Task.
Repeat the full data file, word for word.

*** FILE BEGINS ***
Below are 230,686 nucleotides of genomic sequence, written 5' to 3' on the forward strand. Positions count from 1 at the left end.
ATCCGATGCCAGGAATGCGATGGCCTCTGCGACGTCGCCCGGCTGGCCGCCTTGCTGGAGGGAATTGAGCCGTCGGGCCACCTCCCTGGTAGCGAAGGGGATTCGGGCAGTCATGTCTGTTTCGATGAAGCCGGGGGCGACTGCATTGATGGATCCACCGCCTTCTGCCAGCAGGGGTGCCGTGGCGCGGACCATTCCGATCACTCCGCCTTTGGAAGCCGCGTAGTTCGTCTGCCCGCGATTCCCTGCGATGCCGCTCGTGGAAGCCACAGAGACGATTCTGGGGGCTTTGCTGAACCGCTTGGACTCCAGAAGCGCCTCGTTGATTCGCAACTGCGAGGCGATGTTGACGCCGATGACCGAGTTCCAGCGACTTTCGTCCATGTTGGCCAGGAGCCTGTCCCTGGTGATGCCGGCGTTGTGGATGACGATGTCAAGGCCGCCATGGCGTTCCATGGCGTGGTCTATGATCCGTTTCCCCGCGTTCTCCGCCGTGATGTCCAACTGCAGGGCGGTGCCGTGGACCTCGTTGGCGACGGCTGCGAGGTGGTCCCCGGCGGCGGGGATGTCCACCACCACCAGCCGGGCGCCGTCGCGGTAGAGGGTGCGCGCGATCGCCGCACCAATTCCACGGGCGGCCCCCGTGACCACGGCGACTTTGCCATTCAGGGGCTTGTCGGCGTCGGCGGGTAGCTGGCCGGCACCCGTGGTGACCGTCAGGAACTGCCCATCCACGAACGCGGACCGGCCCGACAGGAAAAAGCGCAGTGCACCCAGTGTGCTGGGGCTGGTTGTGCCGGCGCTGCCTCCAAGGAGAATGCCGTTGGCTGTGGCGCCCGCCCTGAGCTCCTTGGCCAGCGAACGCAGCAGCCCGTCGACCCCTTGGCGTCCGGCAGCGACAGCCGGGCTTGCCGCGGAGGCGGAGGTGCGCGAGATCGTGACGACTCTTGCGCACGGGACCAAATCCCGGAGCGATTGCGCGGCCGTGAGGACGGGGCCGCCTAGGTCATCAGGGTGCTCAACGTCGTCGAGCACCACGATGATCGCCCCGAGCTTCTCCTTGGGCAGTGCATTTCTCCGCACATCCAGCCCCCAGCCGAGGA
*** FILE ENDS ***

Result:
Below are 230,686 nucleotides of genomic sequence, written 5' to 3' on the forward strand. Positions count from 1 at the left end.
ATCCGATGCCAGGAATGCGATGGCCTCTGCGACGTCGCCCGGCTGGCCGCCTTGCTGGAGGGAATTGAGCCGTCGGGCCACCTCCCTGGTAGCGAAGGGGATTCGGGCAGTCATGTCTGTTTCGATGAAGCCGGGGGCGACTGCATTGATGGATCCACCGCCTTCTGCCAGCAGGGGTGCCGTGGCGCGGACCATTCCGATCACTCCGCCTTTGGAAGCCGCGTAGTTCGTCTGCCCGCGATTCCCTGCGATGCCGCTCGTGGAAGCCACAGAGACGATTCTGGGGGCTTTGCTGAACCGCTTGGACTCCAGAAGCGCCTCGTTGATTCGCAACTGCGAGGCGATGTTGACGCCGATGACCGAGTTCCAGCGACTTTCGTCCATGTTGGCCAGGAGCCTGTCCCTGGTGATGCCGGCGTTGTGGATGACGATGTCAAGGCCGCCATGGCGTTCCATGGCGTGGTCTATGATCCGTTTCCCCGCGTTCTCCGCCGTGATGTCCAACTGCAGGGCGGTGCCGTGGACCTCGTTGGCGACGGCTGCGAGGTGGTCCCCGGCGGCGGGGATGTCCACCACCACCAGCCGGGCGCCGTCGCGGTAGAGGGTGCGCGCGATCGCCGCACCAATTCCACGGGCGGCCCCCGTGACCACGGCGACTTTGCCATTCAGGGGCTTGTCGGCGTCGGCGGGTAGCTGGCCGGCACCCGTGGTGACCGTCAGGAACTGCCCATCCACGAACGCGGACCGGCCCGACAGGAAAAAGCGCAGTGCACCCAGTGTGCTGGGGCTGGTTGTGCCGGCGCTGCCTCCAAGGAGAATGCCGTTGGCTGTGGCGCCCGCCCTGAGCTCCTTGGCCAGCGAACGCAGCAGCCCGTCGACCCCTTGGCGTCCGGCAGCGACAGCCGGGCTTGCCGCGGAGGCGGAGGTGCGCGAGATCGTGACGACTCTTGCGCACGGGACCAAATCCCGGAGCGATTGCGCGGCCGTGAGGACGGGGCCGCCTAGGTCATCAGGGTGCTCAACGTCGTCGAGCACCACGATGATCGCCCCGAGCTTCTCCTTGGGCAGTGCATTTCTCCGCACATCCAGCCCCCAGCCGAGGA